Managing benefits for employees is a specialized skill set that requires a detailed and straightforward resume. You don’t want your application to get lost in the hiring shuffle, so you need to have a document that helps you put your best foot forward.
With our employee benefits manager resume sample, you have a great starting point for seeing how your own resume measures up in terms of formatting and content. Check to ensure yours has all the necessary sections for showcasing your qualifications, from a professional summary to relevant skills and work experience and education. If you need some help getting over writer’s block, use our resume builder.
100 Broadway Lane
New Parkland, CA, 91010
Cell: (555) 987-1234
Employee Benefits Manager adept at maintaining compensation and income-security programs. Evaluate, recommend and administer benefits programs to employees. Specialize in recommending benefit programs by studying employee profiles and requirements.
Employee Benefits Manager, April 2012 – Present
Dana Business Corporationsâ€“ Pasadena, CA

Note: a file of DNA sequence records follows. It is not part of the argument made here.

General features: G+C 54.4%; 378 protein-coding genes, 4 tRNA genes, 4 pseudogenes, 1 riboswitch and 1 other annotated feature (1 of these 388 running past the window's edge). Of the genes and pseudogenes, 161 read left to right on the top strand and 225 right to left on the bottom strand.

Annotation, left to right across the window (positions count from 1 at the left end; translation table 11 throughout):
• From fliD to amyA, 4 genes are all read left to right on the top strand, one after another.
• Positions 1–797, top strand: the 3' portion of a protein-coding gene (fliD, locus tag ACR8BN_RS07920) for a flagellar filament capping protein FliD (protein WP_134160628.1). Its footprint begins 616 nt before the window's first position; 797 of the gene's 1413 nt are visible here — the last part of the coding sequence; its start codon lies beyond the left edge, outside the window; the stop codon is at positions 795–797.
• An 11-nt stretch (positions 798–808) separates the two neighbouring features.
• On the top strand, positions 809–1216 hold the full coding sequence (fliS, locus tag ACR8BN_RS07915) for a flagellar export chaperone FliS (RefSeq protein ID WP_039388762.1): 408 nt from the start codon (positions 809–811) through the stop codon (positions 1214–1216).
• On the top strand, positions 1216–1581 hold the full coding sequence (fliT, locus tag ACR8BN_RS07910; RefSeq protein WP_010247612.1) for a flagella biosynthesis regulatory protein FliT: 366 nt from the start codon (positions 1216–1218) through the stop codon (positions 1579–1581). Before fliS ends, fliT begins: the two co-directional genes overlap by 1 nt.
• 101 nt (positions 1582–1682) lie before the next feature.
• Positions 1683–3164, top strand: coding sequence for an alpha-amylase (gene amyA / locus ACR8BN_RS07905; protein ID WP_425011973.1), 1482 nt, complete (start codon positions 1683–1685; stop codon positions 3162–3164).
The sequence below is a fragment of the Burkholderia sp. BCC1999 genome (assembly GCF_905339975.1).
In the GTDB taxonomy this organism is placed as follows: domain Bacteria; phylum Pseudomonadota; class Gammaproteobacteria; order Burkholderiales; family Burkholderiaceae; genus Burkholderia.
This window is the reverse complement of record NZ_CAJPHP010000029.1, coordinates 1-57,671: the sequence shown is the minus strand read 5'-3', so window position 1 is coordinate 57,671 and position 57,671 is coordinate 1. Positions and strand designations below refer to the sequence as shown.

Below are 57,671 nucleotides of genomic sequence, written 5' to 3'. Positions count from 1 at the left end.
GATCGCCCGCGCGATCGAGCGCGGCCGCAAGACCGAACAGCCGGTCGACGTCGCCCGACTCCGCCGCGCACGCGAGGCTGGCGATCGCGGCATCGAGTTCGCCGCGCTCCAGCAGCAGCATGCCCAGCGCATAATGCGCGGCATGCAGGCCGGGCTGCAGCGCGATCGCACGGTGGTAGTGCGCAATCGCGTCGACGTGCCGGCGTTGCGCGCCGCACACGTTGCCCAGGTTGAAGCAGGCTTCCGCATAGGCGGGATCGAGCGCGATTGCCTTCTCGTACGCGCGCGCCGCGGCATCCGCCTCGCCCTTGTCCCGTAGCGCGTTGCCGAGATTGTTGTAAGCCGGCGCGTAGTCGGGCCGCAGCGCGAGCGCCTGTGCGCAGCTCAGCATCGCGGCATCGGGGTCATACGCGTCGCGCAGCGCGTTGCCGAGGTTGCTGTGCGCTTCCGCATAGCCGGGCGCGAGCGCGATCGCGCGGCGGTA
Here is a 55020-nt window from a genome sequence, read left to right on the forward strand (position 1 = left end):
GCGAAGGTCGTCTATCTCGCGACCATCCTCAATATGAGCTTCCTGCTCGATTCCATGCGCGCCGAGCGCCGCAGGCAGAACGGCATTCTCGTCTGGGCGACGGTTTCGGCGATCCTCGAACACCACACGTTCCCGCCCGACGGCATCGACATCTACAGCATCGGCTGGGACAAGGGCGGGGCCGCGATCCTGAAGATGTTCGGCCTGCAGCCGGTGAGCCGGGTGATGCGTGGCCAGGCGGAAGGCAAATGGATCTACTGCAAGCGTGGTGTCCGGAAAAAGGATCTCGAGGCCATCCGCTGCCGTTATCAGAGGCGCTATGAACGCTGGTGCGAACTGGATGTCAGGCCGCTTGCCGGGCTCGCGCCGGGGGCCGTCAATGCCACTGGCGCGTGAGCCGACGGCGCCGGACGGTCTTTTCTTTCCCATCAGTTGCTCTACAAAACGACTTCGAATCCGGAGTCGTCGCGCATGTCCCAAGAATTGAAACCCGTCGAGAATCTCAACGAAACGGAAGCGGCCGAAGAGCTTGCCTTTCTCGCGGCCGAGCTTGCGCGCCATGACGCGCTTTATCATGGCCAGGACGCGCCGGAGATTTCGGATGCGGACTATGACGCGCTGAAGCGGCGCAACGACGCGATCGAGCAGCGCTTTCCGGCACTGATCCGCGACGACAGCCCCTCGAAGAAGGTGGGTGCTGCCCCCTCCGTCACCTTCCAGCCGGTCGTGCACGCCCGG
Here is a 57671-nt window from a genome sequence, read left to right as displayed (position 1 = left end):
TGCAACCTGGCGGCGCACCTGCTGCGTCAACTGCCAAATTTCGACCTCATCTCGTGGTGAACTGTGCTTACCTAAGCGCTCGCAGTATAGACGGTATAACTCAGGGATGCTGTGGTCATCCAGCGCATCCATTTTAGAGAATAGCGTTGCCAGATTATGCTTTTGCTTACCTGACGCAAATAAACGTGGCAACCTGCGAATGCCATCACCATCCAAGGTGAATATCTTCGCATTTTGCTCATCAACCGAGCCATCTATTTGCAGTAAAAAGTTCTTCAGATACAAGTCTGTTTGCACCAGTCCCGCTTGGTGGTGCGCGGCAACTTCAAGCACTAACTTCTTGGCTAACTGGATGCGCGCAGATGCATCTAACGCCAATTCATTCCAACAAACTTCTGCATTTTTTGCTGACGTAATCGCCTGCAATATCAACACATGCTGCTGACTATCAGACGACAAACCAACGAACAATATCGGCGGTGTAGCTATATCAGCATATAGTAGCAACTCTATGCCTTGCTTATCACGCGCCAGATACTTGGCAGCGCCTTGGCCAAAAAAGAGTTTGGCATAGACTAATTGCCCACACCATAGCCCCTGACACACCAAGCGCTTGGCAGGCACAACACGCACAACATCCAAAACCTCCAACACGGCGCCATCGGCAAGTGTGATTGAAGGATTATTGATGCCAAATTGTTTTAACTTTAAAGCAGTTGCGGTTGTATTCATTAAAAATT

- Supports managementâ€™s decision concerning employee benefit packages by analyzing the benefit options and predicting the future costs to the company.
- Studies trends in employment and developments in benefits to offer best recommendations of benefits packages to employees.
- Resolve employee questions and concerns by interpreting benefits policies and procedures in an accurate manner.
- Maintain benefits records and develops recordkeeping systems to record any changes to existing records.
- Informs employees of benefits usage by preparing and distributing periodic benefits reports.
- Expedites the delivery of benefits by establishing and maintaining positive relationships with benefit providers.
Employee Benefits Manager, August 2008 – May 2012
Los Angeles Business Bureauâ€“ Los Angeles, CA
- Coached, counseled and disciplined employees as part of routine staff maintenance procedures.
- Archived financial data and prepared the budgets for the benefits and operational departments.
- Collected, analyzed and summarized trends and information pertaining to employee benefits.